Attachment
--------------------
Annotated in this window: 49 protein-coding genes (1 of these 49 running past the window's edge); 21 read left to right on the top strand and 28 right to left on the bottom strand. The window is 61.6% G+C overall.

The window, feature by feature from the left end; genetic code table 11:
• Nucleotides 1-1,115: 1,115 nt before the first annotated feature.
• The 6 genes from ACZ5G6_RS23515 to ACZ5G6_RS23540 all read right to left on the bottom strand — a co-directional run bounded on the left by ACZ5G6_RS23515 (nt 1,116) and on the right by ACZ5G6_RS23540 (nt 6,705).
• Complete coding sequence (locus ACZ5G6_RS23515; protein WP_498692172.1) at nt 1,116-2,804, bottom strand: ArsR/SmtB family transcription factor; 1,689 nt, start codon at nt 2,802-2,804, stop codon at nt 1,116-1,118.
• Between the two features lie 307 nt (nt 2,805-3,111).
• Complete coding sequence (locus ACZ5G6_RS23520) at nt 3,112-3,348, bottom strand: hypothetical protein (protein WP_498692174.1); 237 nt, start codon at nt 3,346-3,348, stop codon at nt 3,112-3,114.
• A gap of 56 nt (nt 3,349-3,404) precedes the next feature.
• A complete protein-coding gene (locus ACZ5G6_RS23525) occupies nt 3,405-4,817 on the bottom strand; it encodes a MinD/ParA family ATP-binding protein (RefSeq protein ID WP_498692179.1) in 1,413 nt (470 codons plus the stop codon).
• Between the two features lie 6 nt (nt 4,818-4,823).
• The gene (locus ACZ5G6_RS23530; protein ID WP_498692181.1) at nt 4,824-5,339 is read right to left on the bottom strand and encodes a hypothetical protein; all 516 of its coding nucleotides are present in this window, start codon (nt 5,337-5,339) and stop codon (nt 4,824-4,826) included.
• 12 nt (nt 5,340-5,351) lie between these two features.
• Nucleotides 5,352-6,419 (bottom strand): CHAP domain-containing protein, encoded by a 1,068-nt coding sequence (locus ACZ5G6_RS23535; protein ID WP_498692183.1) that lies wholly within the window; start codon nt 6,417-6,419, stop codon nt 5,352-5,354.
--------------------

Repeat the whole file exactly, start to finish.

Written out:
Annotated in this window: 49 protein-coding genes (1 of these 49 running past the window's edge); 21 read left to right on the top strand and 28 right to left on the bottom strand. The window is 61.6% G+C overall.

The window, feature by feature from the left end; genetic code table 11:
• Nucleotides 1-1,115: 1,115 nt before the first annotated feature.
• The 6 genes from ACZ5G6_RS23515 to ACZ5G6_RS23540 all read right to left on the bottom strand — a co-directional run bounded on the left by ACZ5G6_RS23515 (nt 1,116) and on the right by ACZ5G6_RS23540 (nt 6,705).
• Complete coding sequence (locus ACZ5G6_RS23515; protein WP_498692172.1) at nt 1,116-2,804, bottom strand: ArsR/SmtB family transcription factor; 1,689 nt, start codon at nt 2,802-2,804, stop codon at nt 1,116-1,118.
• Between the two features lie 307 nt (nt 2,805-3,111).
• Complete coding sequence (locus ACZ5G6_RS23520) at nt 3,112-3,348, bottom strand: hypothetical protein (protein WP_498692174.1); 237 nt, start codon at nt 3,346-3,348, stop codon at nt 3,112-3,114.
• A gap of 56 nt (nt 3,349-3,404) precedes the next feature.
• A complete protein-coding gene (locus ACZ5G6_RS23525) occupies nt 3,405-4,817 on the bottom strand; it encodes a MinD/ParA family ATP-binding protein (RefSeq protein ID WP_498692179.1) in 1,413 nt (470 codons plus the stop codon).
• Between the two features lie 6 nt (nt 4,818-4,823).
• The gene (locus ACZ5G6_RS23530; protein ID WP_498692181.1) at nt 4,824-5,339 is read right to left on the bottom strand and encodes a hypothetical protein; all 516 of its coding nucleotides are present in this window, start codon (nt 5,337-5,339) and stop codon (nt 4,824-4,826) included.
• 12 nt (nt 5,340-5,351) lie between these two features.
• Nucleotides 5,352-6,419 (bottom strand): CHAP domain-containing protein, encoded by a 1,068-nt coding sequence (locus ACZ5G6_RS23535; protein ID WP_498692183.1) that lies wholly within the window; start codon nt 6,417-6,419, stop codon nt 5,352-5,354.